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Health Research Benefits BOTH Ends of the Leash

Rear view of woman that is with cute little Golden Retriever puppy.

Health Research Benefits BOTH Ends of the Leash

The bond between humans and dogs has always been strong. In recent years, this bond has only grown stronger as dogs have become beloved members of the family—sharing our homes, hobbies, and furniture. But do you know that they also share many of the same health concerns as us? From cancer to infectious disease to toxin exposure and more, dogs and humans have many common threats to our physical health. Prevention and treatment strategies to minimize these threats may be similar in many canine and human diseases. Therefore, research to understand dog health may also benefit people at the other end of the leash!

This mutual benefit demonstrates a concept known as One Health, and we celebrate it every January during One Health Awareness Month. The One Health approach recognizes a connection between the health of humans, animals, and their shared environment. According to the Centers for Disease Control and Prevention (CDC,, One Health is becoming increasingly important due to the growing human population, changes in climate and land use (such as increased farming), and increased movement of people, animals, and animal products through international travel and trade. These changes bring people and animals in close contact and make it easier for the rapid and global spread of disease. To tackle these challenges, a collaborative approach is needed among veterinarians, medical doctors, and other scientific-health professionals working locally, nationally, and globally.

Contributing to this effort is the AKC Canine Health Foundation (CHF,, a non-profit organization dedicated to advancing the health of all dogs and their owners. CHF provides funding for scientific research into the health needs of dogs throughout their lifetime. With over $68 million invested since 1995, CHF-funded research has explored various health problems such as skin allergies, bone cancer, epilepsy, and more. As technology advances and new threats to canine health emerge, CHF remains responsive and directs research dollars to projects with the most potential to advance the health of dogs. If that research simultaneously advances knowledge for human medicine—all the better.

Several examples of CHF-funded research have already made a significant impact on One Health. These include:

Ongoing research is examining the link between cancer development and toxin exposure. Research has already shown that canine bladder cancer is associated with household use of insecticides and herbicides as well as living in areas of higher industrial activity. Similarly, lymphoma in dogs and people is associated with household pesticide and herbicide use and proximity to industrial areas. Researchers are studying how genetic and environmental factors combine to cause various cancers in dogs with the goal of developing better prevention strategies like water filtration and efforts to decrease air pollution. These strategies would benefit both dogs and humans.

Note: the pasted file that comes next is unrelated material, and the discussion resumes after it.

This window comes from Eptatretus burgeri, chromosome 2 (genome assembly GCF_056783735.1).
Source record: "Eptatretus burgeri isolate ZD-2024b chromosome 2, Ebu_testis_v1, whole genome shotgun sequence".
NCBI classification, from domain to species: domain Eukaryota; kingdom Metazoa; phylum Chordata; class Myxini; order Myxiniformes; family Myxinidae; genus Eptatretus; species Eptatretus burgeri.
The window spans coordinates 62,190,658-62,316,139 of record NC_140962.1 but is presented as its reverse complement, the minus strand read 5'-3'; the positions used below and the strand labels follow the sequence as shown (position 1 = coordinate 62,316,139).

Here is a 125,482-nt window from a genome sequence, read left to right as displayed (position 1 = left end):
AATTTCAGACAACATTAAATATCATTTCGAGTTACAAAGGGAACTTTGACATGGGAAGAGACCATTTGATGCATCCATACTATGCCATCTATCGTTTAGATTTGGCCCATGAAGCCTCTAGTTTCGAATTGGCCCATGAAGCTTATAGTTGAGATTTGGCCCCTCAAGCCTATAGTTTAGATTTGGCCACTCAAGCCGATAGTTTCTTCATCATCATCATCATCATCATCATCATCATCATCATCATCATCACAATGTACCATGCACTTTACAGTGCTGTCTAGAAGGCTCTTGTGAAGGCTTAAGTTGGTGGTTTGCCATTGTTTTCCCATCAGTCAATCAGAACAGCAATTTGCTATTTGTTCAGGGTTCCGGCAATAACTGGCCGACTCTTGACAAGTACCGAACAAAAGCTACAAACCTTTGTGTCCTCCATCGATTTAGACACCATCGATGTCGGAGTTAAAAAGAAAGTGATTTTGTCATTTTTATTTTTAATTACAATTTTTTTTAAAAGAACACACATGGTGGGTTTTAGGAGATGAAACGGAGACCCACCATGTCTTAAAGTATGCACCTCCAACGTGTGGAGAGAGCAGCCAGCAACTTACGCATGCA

Bone cancer in dogs (osteosarcoma) shares many similarities with the human form of this cancer, which is usually diagnosed in adolescents. Histotripsy is a non-invasive, focused ultrasound method that mechanically breaks up tissues using controlled ultrasound pulses. It has been effectively used to treat liver cancer in humans and is now being studied to treat bone cancer in dogs. Successful laboratory studies have paved the way for an ongoing CHF-funded clinical trial using this treatment in affected dogs. It may eventually be helpful in treating humans with bone cancer too.

Borrowing from human studies showing the benefits of a ketogenic diet for children with epilepsy, CHF-funded researchers studied the phenomenon in dogs. Supplementing epileptic dogs with medium-chain triglyceride (MCT) oil, one component of the ketogenic diet with direct anti-seizure effects on the brain, reduced seizure frequency and severity, and improved the behavioral problems associated with canine epilepsy such as anxiety and cognitive changes.

These are just a few examples of the benefits of One Health research. Investigators are studying many diseases that impact both dogs and humans, such as antibiotic resistance, tick-borne disease, breast cancer, and more. While the primary focus of CHF-funded research is to improve the health of dogs, the collaboration between scientists from different fields allows us to learn more quickly and efficiently, which can benefit both veterinary and human medicine.

So, the next time your dog looks up at you from the other end of the leash, smile and know that you are connected in many different ways, and we are all in this together.

Learn more about CHF’s commitment to One Health at: